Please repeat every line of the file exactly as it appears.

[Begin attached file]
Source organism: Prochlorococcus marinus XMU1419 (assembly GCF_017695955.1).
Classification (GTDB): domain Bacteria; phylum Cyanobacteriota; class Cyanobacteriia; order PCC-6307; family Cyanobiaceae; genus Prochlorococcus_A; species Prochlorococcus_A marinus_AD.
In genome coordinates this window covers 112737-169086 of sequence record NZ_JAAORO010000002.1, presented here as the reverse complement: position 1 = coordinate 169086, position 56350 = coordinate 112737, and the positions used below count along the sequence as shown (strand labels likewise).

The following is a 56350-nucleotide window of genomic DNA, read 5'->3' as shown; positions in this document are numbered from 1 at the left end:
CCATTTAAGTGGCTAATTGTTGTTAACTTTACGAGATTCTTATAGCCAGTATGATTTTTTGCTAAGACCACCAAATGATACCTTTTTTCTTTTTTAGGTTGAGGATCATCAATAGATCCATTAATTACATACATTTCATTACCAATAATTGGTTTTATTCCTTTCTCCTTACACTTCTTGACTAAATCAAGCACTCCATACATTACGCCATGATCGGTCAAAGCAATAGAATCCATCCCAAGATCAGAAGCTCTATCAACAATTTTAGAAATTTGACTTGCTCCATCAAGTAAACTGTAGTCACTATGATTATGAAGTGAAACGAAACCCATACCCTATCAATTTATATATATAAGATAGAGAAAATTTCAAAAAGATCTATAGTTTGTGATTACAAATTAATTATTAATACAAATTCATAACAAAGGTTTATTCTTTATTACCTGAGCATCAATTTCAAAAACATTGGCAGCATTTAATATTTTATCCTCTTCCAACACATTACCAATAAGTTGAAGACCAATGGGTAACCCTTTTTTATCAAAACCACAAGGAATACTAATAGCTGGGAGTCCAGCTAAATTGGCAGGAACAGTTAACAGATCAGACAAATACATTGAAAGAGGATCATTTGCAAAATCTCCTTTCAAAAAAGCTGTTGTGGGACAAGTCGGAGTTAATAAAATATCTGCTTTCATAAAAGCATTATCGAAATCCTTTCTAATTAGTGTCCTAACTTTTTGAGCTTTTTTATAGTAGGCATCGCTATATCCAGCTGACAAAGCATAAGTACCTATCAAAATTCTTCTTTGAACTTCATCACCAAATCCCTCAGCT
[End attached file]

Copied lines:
Source organism: Prochlorococcus marinus XMU1419 (assembly GCF_017695955.1).
Classification (GTDB): domain Bacteria; phylum Cyanobacteriota; class Cyanobacteriia; order PCC-6307; family Cyanobiaceae; genus Prochlorococcus_A; species Prochlorococcus_A marinus_AD.
In genome coordinates this window covers 112737-169086 of sequence record NZ_JAAORO010000002.1, presented here as the reverse complement: position 1 = coordinate 169086, position 56350 = coordinate 112737, and the positions used below count along the sequence as shown (strand labels likewise).

The following is a 56350-nucleotide window of genomic DNA, read 5'->3' as shown; positions in this document are numbered from 1 at the left end:
CCATTTAAGTGGCTAATTGTTGTTAACTTTACGAGATTCTTATAGCCAGTATGATTTTTTGCTAAGACCACCAAATGATACCTTTTTTCTTTTTTAGGTTGAGGATCATCAATAGATCCATTAATTACATACATTTCATTACCAATAATTGGTTTTATTCCTTTCTCCTTACACTTCTTGACTAAATCAAGCACTCCATACATTACGCCATGATCGGTCAAAGCAATAGAATCCATCCCAAGATCAGAAGCTCTATCAACAATTTTAGAAATTTGACTTGCTCCATCAAGTAAACTGTAGTCACTATGATTATGAAGTGAAACGAAACCCATACCCTATCAATTTATATATATAAGATAGAGAAAATTTCAAAAAGATCTATAGTTTGTGATTACAAATTAATTATTAATACAAATTCATAACAAAGGTTTATTCTTTATTACCTGAGCATCAATTTCAAAAACATTGGCAGCATTTAATATTTTATCCTCTTCCAACACATTACCAATAAGTTGAAGACCAATGGGTAACCCTTTTTTATCAAAACCACAAGGAATACTAATAGCTGGGAGTCCAGCTAAATTGGCAGGAACAGTTAACAGATCAGACAAATACATTGAAAGAGGATCATTTGCAAAATCTCCTTTCAAAAAAGCTGTTGTGGGACAAGTCGGAGTTAATAAAATATCTGCTTTCATAAAAGCATTATCGAAATCCTTTCTAATTAGTGTCCTAACTTTTTGAGCTTTTTTATAGTAGGCATCGCTATATCCAGCTGACAAAGCATAAGTACCTATCAAAATTCTTCTTTGAACTTCATCACCAAATCCCTCAGCT